Issued by: Department for Communities and Local Government
Issue date: 13 October 2015
Background: The bill, which was introduced in the Commons on 13 October, makes a number of changes to the compulsory purchase order (CPO) regime. Key points for planners are in clauses 118 to 122 and 129 to 133.
Key points: The bill amends the Acquisition of Land Act 1981 to oblige the communities secretary to publish timetables and deadlines for the steps taken by councils to confirm a CPO and to report to Parliament on authorities' progress against these. It also allows local authorities to commission an inspector to act on their behalf in confirming an order, rather than making the decision themselves.
Clarifying case law, the bill sets three-year deadlines for serving "notices to treat", which seek agreement on a price for a property, and making "general vesting declarations" (GVDs), under which councils take ownership. Both begin the day the CPO becomes operative.
The bill removes the requirement to issue a preliminary notice of intention before making a GVD, replacing it with the stipulation that authorities must include an explanatory statement and compensation claim form in the confirmation notice. Meanwhile, the minimum notice period given to landowners before land passes to the authority is increased from 28 days to three months.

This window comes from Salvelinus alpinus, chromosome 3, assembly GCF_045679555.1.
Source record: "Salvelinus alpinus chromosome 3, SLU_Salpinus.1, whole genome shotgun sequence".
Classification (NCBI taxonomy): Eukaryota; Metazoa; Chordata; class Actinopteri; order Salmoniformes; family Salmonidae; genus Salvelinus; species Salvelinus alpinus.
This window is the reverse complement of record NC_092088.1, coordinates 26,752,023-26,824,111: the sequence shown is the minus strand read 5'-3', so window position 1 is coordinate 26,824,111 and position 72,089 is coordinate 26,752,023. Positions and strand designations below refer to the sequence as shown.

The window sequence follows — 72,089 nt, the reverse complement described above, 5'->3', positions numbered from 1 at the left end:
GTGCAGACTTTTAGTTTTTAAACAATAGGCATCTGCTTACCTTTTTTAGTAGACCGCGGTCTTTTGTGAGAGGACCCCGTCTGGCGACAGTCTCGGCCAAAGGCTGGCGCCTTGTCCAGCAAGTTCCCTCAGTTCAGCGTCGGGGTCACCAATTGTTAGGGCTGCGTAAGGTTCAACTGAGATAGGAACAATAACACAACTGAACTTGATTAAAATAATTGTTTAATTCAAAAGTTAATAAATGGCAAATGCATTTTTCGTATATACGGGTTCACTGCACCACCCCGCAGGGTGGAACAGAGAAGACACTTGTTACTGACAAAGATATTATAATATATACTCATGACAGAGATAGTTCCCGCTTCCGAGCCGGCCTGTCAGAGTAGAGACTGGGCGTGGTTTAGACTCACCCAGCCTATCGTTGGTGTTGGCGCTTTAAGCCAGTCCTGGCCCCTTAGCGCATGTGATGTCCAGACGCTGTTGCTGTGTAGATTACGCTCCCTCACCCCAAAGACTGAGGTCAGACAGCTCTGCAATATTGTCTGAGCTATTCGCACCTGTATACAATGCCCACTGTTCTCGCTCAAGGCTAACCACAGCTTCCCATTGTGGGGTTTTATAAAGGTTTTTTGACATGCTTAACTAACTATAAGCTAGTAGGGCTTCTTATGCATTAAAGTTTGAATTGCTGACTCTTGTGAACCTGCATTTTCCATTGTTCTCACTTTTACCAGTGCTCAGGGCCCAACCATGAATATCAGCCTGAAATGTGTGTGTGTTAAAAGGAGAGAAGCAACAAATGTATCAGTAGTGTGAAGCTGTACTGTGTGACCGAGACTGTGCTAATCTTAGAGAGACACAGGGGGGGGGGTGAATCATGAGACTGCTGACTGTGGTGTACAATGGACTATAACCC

Clause 129 amends the Land Compensation Act 1961 by allowing the secretary of state to produce regulations defining how claimants must make their compensation bids, and requiring acquiring authorities to distribute a standard form. Other clauses enable the secretary of state to issue regulations specifying the information that claimants must provide to claim an advance payment - a sum paid before the land changes hands, enabling landowners to fund the search for alternative properties - and set a 28-day time limit for authorities to request any additional data.
Authorities will have a two-month period to make advance payments, starting as soon as they receive the information they need or finalise the CPO, whichever is the later. Late payments will accrue interest at a rate set by the Treasury.
The bill was published two weeks before the government's response to feedback on its consultation on compulsory purchase changes. Newly revised compulsory purchase guidance was also issued last week.
However, the government may not have finished tinkering with CPOs. Following consultation on this set of changes, its July productivity plan Fixing the Foundations announced that it is considering the case for more compulsory purchase reforms and will bring forward proposals in the autumn.
Things are already moving in Manchester, for instance. The Cities and Local Government Devolution Bill provides for the future mayor of Greater Manchester to exercise compulsory purchase powers, provided the cabinet member from the relevant borough agrees.
The bill can be read here.